War completely destroys those assumptions, because its human hell has no morality.
In war, the usual human equations of right and wrong break down and completely collapse. Goodness will get you dead. Instead, war rewards bad behavior – even the worst types of cruel, evil, homicidal behavior. War is fundamentally anti-human. Unlike the myths and the movies, war contains no redeeming qualities. War turns all morality into a sham and a shambles, upending and laying waste to everything good and decent and kind that you ever loved or learned or saw.
The Baha’i teachings call war “darkness upon darkness”, as in this passage from Abdu’l-Baha written immediately after the horror of World War I ended:
This recent war has proved to the world and the people that war is destruction while universal peace is construction; war is death while peace is life; war is rapacity and bloodthirstiness while peace is beneficence and humaneness; war is an appurtenance of the world of nature while peace is of the foundation of the religion of God; war is darkness upon darkness while peace is heavenly light; war is the destroyer of the edifice of mankind while peace is the everlasting life of the world of humanity; war is like a devouring wolf while peace is like the angels of heaven; war is the struggle for existence while peace is mutual aid and co-operation among the peoples of the world and the cause of the good-pleasure of the True One in the heavenly realm.
Typically we think of war as visible death and destruction – the taking of peoples’ physical lives and the destroying of cities, towns and villages. But the death and destruction of war also happens at a much deeper level, destroying trust in one another, demolishing the moral and spiritual underpinnings of humanity and killing the humanity in the humans themselves. War not only destroys the body, it can also destroy the soul. Worse, it not only destroys the souls of individuals, but also destroys the souls of entire peoples and countries. Like acid, it corrodes the soul of the society that wages war.
That’s why nations that wage war have such dire problems afterwards. Statistics have shown that in most countries when the soldiers come home crime rates inevitably rise, marriages fail at higher rates, families are shattered, addictions proliferate, the costs of social services go up, and entire societies lose their stability. “Like a devouring wolf,” Abdu’l-Baha called the impact of war, understanding both its immediate and its long-term effects.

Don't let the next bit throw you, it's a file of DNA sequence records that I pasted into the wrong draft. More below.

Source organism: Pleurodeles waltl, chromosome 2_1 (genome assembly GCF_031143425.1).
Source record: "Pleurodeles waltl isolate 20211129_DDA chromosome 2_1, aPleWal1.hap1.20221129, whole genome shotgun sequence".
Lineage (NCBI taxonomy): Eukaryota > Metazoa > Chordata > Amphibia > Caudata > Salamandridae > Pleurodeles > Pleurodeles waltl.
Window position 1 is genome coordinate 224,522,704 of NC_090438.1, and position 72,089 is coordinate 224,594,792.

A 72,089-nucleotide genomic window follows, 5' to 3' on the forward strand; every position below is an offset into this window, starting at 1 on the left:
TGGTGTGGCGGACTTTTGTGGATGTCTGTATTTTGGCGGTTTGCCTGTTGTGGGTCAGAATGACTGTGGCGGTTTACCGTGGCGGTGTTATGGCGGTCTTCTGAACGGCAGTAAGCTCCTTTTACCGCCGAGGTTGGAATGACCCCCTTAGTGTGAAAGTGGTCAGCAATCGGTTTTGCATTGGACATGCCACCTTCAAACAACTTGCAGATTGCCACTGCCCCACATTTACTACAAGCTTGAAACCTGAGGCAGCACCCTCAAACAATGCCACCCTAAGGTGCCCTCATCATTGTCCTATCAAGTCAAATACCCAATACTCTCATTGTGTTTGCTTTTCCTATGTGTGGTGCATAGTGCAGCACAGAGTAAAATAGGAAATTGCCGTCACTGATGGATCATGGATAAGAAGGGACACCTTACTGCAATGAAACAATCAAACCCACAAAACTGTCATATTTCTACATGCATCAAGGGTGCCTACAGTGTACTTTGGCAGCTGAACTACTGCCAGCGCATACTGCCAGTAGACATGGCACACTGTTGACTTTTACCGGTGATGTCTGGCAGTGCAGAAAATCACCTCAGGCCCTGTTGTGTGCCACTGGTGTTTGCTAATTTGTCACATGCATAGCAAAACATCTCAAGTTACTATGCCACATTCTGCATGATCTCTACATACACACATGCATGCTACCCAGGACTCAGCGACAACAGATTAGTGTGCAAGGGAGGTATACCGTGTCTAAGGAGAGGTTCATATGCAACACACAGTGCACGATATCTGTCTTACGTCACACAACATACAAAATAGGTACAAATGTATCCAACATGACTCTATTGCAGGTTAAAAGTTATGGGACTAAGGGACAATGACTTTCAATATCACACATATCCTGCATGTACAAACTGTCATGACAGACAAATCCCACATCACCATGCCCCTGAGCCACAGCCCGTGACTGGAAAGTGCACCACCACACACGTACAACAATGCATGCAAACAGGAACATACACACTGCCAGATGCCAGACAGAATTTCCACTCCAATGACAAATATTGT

Half a century later, I realize, I’m still furious.
I’m furious at the wholesale waste of war, at the devastating loss of so many friends, at the deaths of so many complete strangers, at the murder of so many children, at the needless waste of resources that could have gone to positive purposes, at the injuries, physical and psychological, that so many still bear, at the cruelty and moral wreckage, at the anger and pain so many have suffered, at the destruction of the Earth and its fragile environment, at the arrogance and stupidity and insanity of my fellow human beings who still expect war to solve anything, at the massive loss of life and love and trust. What a waste.
With this fury boiling inside me, to this day I find it hard to overcome the great grievance and victimization I sometimes feel for being forced to go to war. But hey, we all have grievances, right? We certainly do, and justifiably so. No human life escapes pain and suffering, so we’re bound to have a sense of being victimized by our suffering.
Carrying around those deep grievances, however, makes for a heavy load, doesn’t it? That psychic weight of pain and grief can prevent us from living joyfully and happily – and it can contribute to the perpetuation of more pain, grief, and violence, too.
Because many of us live in cultures where a sense of grievance and victimhood tend to predominate, I wanted to write this series of essays to explore that phenomena, try to jettison it out of my own system, and see if we can find some solace, and some answers, in the Baha’i teachings.